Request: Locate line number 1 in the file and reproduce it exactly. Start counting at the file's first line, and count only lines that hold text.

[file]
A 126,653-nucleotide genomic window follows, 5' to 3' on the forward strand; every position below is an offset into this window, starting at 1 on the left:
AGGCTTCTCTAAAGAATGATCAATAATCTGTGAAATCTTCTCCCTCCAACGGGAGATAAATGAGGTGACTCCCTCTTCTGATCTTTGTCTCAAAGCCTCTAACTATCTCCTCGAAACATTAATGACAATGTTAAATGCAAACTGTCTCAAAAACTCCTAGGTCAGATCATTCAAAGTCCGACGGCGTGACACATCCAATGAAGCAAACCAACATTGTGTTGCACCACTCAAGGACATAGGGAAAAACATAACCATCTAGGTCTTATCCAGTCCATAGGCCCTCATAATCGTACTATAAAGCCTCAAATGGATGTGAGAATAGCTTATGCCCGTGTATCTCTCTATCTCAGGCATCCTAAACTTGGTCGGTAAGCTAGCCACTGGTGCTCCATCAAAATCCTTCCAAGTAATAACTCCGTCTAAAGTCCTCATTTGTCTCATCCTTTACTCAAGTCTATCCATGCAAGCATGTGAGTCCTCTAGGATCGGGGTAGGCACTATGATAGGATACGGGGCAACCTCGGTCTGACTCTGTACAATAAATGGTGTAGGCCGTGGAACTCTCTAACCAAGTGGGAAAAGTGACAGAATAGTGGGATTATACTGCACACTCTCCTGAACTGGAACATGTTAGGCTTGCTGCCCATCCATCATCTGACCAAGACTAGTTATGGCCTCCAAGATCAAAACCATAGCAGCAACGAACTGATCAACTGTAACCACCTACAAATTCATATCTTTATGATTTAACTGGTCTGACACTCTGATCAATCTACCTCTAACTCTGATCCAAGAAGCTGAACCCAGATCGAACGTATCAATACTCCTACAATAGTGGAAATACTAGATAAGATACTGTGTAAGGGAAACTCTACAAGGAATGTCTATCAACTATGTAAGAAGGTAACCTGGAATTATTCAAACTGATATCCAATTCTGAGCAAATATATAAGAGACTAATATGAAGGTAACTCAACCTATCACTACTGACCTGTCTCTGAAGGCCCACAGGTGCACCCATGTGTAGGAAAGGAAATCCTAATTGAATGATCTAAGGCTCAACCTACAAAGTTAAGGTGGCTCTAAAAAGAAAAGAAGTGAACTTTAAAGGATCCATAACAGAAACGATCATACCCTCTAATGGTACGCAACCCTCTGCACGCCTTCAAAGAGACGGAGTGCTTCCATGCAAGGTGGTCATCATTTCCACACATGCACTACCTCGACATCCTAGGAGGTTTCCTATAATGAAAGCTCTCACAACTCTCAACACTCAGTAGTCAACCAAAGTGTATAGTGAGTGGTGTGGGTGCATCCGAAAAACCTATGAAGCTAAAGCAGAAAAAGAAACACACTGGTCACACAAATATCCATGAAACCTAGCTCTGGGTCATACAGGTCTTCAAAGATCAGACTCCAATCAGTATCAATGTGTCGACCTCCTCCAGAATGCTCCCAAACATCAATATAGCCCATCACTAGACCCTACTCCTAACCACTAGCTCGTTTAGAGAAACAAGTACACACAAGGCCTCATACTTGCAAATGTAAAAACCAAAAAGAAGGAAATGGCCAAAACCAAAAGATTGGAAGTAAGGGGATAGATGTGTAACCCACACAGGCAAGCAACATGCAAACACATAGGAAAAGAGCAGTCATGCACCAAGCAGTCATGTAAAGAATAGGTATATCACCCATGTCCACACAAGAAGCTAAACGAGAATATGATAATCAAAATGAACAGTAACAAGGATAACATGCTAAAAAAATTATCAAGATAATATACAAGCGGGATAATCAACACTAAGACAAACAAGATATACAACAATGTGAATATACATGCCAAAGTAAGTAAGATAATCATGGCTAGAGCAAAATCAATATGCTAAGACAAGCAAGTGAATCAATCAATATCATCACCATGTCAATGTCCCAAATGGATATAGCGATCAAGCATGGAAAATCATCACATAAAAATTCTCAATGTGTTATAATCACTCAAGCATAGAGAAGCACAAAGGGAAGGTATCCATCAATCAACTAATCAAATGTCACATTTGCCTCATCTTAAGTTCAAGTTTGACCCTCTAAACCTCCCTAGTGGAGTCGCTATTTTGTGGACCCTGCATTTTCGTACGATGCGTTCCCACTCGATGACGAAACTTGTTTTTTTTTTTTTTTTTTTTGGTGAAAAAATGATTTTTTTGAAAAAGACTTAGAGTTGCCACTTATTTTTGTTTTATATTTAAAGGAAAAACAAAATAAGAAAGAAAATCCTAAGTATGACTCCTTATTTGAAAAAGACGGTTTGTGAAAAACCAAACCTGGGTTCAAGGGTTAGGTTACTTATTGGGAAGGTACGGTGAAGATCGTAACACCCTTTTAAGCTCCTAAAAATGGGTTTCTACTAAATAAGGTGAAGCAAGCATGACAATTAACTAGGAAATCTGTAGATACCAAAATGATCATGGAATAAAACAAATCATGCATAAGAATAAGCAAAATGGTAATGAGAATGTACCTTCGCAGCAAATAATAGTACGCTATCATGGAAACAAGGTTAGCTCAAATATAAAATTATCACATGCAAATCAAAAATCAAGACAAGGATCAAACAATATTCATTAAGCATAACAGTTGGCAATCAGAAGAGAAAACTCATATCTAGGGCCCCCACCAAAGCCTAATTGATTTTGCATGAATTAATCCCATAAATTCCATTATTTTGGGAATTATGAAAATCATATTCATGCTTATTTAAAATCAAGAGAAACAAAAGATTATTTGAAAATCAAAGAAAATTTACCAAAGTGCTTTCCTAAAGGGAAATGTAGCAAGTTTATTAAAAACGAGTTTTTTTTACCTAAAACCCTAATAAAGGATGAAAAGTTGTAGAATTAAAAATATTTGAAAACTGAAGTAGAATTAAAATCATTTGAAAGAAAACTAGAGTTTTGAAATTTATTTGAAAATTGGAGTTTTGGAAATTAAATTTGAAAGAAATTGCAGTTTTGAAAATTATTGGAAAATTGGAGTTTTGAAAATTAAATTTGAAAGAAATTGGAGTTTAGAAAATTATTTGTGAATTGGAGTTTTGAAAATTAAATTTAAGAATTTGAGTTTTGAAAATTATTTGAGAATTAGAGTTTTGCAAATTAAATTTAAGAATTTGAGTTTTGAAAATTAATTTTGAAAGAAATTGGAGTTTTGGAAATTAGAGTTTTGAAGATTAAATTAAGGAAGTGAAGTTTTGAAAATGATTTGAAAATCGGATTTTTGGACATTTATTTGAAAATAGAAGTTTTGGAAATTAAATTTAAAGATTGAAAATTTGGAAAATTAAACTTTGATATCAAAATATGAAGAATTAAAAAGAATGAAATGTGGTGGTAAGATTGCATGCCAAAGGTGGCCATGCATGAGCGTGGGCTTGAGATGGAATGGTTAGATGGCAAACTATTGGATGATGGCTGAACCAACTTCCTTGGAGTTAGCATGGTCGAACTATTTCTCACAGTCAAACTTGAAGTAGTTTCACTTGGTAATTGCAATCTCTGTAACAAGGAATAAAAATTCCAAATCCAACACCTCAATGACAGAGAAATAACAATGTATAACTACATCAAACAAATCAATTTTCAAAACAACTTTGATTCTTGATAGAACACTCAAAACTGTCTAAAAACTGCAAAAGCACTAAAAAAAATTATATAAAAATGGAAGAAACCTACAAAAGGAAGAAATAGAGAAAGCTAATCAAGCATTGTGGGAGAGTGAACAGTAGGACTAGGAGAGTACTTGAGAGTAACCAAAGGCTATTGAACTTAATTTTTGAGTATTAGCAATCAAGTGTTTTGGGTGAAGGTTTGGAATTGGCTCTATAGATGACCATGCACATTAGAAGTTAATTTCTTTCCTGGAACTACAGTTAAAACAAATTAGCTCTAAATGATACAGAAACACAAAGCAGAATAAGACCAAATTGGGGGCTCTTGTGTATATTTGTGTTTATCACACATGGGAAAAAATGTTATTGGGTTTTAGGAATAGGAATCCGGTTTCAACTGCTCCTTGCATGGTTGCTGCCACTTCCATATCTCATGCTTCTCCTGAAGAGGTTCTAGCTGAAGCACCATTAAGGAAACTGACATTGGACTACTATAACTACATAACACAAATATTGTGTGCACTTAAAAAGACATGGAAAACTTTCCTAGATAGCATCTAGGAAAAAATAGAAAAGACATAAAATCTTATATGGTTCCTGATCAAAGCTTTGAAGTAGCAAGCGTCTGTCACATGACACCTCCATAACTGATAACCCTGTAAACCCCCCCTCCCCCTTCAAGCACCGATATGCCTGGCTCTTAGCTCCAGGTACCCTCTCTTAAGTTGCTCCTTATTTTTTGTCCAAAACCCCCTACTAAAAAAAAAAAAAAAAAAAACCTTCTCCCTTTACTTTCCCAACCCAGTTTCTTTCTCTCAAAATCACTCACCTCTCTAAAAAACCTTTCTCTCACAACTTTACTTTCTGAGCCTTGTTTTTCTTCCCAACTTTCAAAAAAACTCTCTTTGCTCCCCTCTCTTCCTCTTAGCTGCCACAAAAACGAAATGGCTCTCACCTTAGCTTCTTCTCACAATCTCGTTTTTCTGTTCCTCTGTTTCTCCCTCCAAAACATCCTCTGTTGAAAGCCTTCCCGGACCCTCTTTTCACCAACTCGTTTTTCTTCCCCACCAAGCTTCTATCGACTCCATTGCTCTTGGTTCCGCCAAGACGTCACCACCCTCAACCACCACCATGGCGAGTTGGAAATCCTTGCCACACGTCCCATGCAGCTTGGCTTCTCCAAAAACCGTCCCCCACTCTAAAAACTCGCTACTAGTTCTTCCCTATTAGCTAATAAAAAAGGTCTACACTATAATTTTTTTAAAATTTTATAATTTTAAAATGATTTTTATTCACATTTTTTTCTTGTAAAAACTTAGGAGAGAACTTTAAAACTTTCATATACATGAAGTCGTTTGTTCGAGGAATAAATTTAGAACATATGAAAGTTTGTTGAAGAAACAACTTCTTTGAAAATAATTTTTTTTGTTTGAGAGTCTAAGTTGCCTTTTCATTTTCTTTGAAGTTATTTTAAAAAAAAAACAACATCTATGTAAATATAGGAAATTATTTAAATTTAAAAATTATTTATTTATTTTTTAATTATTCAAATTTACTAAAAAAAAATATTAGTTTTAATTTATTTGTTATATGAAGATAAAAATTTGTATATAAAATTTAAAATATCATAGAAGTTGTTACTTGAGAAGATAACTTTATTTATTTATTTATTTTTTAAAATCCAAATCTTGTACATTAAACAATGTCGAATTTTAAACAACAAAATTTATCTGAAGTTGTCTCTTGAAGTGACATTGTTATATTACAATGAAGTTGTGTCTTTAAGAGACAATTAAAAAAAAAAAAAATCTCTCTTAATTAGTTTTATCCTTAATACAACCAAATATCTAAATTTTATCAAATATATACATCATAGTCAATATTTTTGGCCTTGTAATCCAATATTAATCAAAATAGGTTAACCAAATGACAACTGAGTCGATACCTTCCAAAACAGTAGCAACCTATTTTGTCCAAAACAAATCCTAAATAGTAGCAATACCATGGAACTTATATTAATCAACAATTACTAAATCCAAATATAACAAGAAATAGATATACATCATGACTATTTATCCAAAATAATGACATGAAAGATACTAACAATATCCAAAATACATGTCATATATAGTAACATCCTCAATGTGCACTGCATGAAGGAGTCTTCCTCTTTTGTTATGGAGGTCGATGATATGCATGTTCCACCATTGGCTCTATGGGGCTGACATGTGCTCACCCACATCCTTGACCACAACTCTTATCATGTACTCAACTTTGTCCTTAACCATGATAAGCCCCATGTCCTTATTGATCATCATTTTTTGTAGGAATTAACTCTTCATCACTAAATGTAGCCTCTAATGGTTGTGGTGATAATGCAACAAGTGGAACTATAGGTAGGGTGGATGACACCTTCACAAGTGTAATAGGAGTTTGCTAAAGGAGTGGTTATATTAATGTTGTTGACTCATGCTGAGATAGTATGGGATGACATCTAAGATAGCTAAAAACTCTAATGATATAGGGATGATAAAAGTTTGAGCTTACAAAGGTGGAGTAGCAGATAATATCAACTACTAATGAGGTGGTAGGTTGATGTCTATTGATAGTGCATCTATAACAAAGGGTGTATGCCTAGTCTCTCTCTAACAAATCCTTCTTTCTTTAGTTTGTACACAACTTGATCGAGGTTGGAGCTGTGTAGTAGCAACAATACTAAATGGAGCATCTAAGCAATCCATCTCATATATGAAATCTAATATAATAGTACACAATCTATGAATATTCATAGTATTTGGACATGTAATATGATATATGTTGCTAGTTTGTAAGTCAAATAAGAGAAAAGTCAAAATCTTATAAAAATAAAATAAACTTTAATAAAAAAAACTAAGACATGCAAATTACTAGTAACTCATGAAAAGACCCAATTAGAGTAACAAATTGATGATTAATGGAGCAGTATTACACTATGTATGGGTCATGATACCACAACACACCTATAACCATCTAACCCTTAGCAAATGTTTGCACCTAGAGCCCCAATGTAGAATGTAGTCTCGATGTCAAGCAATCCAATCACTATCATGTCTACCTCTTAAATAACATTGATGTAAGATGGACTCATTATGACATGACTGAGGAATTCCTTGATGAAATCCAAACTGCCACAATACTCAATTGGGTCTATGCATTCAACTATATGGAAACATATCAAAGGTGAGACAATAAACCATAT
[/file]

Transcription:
A 126,653-nucleotide genomic window follows, 5' to 3' on the forward strand; every position below is an offset into this window, starting at 1 on the left: